Other companies feel their products also fit this market space. PalmChip offers several platform chips based around an ARM core and pre-integrated resources targeted at storage control and other markets. FPGA supplier Altera believes its HardCopy mask-programmed FPGA replacement actually fits the definition of a structured array. Some complex FPGAs could also qualify as platform or structured ASIC solutions, as they have many pre-integrated resources—PLLs, high-speed serial I/Os, blocks of memory, processor cores, and so forth.

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  • BY MID-2004, THERE WILL BE widespread availability of 90-nm process technology from most of the ASIC suppliers. This process node will allow designers to integrate about 40 million gates on a single chip.
  • EXPECT FPGA SUPPLIERS to deliver the first samples of chips with as many as 10 million ASIC equivalent gates. These FPGAs will also be based on new 90-nm processes available from foundries such as TSMC.
  • CONTINUED GROWTH OF ON-CHIP MEMORY will push more designers to use an SRAM replacement based on a DRAM core. Dubbed the 1T-SRAM by Mosys, the memory array can replace most large SRAMs in applications that don't demand the shortest access times. The array is much more area-efficient than static RAM blocks and often features lower standby currents than SRAM leakage currents, suiting the 1T arrays for low-power/portable systems.
  • HIGH-SPEED SERIAL INTERFACES, both low-voltage differential logic and serializer/deserializers (SERDES), will continue as popular resources ASIC suppliers pre-integrate into various structured and platform ASICs. They'll also be included as IP building blocks as part of the design libraries.
  • THE PACE OF PROCESS DEVELOPMENT will go undaunted as ASIC suppliers develop design rules for 65-nm processes. Although no products will probably appear until late 2005, design rules will be firmed up by late 2004 or early 2005 to update IP libraries.
  • ASIC SUPPLIERS WILL ROLL OUT a wide range of structured ASICs and platform chips. These will provide designers with an alternative to the high mask costs associated with a full ASIC design. Leading the pack is LSI Logic with its RapidChip platform family, but companies such as NEC, Toshiba, and others will be releasing 2G structured ASIC solutions that pack more resources and flexibility than 1G versions.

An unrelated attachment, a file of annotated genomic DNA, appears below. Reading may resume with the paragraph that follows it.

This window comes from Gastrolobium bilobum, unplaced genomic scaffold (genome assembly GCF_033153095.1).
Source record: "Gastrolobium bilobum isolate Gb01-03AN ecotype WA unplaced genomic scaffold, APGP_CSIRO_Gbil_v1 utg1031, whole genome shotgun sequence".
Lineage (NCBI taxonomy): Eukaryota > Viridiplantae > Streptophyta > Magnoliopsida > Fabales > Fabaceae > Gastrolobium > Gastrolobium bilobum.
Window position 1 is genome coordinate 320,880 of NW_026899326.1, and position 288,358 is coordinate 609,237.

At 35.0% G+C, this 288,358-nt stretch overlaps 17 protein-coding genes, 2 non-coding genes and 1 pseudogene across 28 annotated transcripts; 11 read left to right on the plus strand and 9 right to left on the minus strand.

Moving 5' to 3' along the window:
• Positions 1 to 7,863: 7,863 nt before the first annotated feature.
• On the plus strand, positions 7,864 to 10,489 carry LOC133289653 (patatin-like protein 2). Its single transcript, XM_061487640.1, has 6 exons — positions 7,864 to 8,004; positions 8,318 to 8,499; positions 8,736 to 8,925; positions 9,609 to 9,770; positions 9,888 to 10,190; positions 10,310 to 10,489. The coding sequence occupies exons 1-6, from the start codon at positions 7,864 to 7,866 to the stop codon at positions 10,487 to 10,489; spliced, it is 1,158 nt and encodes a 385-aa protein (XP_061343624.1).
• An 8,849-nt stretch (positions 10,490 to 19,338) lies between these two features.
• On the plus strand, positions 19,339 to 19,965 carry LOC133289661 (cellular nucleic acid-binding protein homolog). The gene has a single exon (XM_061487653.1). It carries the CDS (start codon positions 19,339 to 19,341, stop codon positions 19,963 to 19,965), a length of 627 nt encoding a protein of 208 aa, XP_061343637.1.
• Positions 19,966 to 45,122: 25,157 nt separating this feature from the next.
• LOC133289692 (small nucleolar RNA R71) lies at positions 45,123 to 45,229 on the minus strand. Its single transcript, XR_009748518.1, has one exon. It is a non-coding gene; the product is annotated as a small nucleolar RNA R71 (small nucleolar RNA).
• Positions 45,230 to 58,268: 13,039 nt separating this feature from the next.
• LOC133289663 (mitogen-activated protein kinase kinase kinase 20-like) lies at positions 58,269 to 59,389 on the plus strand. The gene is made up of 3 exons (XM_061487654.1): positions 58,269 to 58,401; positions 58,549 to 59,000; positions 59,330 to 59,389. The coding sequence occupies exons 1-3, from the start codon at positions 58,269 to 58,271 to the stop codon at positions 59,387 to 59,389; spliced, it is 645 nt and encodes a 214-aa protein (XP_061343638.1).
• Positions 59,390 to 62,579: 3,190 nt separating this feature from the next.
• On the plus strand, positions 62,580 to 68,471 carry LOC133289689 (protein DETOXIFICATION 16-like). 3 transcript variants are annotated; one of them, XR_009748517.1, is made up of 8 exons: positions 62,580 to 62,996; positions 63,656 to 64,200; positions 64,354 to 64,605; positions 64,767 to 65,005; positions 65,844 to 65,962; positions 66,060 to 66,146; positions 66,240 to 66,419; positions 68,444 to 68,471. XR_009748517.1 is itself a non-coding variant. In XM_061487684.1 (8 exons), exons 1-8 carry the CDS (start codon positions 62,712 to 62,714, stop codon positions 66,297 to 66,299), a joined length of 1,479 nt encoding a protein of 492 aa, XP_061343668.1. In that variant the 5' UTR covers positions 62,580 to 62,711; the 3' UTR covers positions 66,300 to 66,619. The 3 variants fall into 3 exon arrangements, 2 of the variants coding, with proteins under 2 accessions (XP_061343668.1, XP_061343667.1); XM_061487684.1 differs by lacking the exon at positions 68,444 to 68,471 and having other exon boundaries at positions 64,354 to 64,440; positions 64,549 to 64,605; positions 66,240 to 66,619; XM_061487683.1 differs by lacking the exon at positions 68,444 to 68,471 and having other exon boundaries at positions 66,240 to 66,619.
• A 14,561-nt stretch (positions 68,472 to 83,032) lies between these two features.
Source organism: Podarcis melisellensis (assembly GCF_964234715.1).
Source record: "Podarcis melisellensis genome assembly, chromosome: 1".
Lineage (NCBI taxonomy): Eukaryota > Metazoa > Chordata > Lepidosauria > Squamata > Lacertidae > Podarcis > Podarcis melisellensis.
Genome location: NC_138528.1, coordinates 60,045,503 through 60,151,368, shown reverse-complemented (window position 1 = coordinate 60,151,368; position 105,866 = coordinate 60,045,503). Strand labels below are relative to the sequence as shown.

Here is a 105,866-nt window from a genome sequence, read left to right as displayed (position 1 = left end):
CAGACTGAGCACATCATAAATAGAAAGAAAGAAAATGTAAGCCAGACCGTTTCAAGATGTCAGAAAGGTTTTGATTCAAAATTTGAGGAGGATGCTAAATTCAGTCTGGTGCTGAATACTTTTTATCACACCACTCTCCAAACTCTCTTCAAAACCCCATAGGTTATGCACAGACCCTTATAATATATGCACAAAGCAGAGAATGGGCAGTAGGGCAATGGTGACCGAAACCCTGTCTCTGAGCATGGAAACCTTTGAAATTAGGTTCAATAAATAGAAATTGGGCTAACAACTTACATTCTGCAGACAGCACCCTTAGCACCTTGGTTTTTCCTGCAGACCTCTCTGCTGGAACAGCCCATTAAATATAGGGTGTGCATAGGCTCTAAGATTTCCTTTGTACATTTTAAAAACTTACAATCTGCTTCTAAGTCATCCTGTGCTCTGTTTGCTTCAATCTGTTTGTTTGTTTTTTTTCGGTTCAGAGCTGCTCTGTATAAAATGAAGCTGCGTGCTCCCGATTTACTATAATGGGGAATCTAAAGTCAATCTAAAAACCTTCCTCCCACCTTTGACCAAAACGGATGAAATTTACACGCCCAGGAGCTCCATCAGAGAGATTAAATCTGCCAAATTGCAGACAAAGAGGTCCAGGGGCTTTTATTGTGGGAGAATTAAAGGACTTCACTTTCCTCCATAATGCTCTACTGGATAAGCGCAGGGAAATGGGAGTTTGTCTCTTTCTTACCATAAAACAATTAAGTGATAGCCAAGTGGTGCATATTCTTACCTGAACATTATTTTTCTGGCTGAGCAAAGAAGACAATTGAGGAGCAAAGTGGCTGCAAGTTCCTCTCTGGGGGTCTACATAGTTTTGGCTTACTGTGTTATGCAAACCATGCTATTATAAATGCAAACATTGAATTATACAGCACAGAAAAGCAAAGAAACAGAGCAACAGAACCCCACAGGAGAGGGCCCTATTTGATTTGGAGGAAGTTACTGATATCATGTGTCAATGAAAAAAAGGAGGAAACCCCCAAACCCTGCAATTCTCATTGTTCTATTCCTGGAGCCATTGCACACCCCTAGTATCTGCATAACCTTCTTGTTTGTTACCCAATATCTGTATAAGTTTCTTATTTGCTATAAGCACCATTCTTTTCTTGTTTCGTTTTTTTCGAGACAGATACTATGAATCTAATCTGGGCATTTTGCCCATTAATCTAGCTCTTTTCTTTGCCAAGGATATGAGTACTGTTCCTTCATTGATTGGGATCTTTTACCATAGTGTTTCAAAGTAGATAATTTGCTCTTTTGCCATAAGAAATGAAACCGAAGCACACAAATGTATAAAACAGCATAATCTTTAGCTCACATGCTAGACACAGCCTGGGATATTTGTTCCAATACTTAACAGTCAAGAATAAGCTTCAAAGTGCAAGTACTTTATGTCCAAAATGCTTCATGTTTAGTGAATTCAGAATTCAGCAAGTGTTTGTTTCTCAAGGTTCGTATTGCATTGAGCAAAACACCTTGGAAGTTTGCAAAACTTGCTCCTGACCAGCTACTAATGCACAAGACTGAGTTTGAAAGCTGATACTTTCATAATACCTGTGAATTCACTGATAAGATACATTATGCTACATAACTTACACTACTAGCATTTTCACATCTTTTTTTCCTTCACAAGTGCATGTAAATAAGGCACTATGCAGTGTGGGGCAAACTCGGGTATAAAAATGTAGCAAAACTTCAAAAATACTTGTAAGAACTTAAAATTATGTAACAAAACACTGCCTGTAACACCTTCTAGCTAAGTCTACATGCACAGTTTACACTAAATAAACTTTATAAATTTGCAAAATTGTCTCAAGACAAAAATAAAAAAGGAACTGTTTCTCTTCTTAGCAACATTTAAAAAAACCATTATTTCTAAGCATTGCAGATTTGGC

• MORE EXTENSIVE USE OF FLIP-CHIP PACKAGING will provide higher pin counts and reduce the signal path's delays going from the chip to the package and from the package to the circuit board. As chip performance increases, the package becomes one of the limiting factors in overall system performance. As a result, companies must focus more on packaging issues.
  • USE OF SERIAL INTERFACES will also skyrocket over the next year. SERDES-based interfaces will allow designers to replace wide parallel buses with more noise-immune serial channels, thus helping to counter the trends toward ever higher pin counts. The serial interfaces can also aid in reducing overall chip power, a major concern with increasing gate counts and operating speeds.
  • MASK COSTS WILL ESCALATE past the $1 million mark. In fact, estimates are already pegging the cost for a 65-nm design mask set to be somewhere in the $1.5 million to $2 million range. Those cost levels may limit the number of companies that can afford to do a full ASIC design and possibly push toward structured ASICs or platform solutions.
  • AS DESIGN RULES SHRINK to 90 nm, it will be easier for ASIC suppliers to produce full-CMOS mixed-signal circuits that implement full RF transceiver functions that operate at 2.4 and even 5 GHz. This will potentially eliminate the need to use silicon-germanium processes and thus allow full single-chip integration at a lower cost point.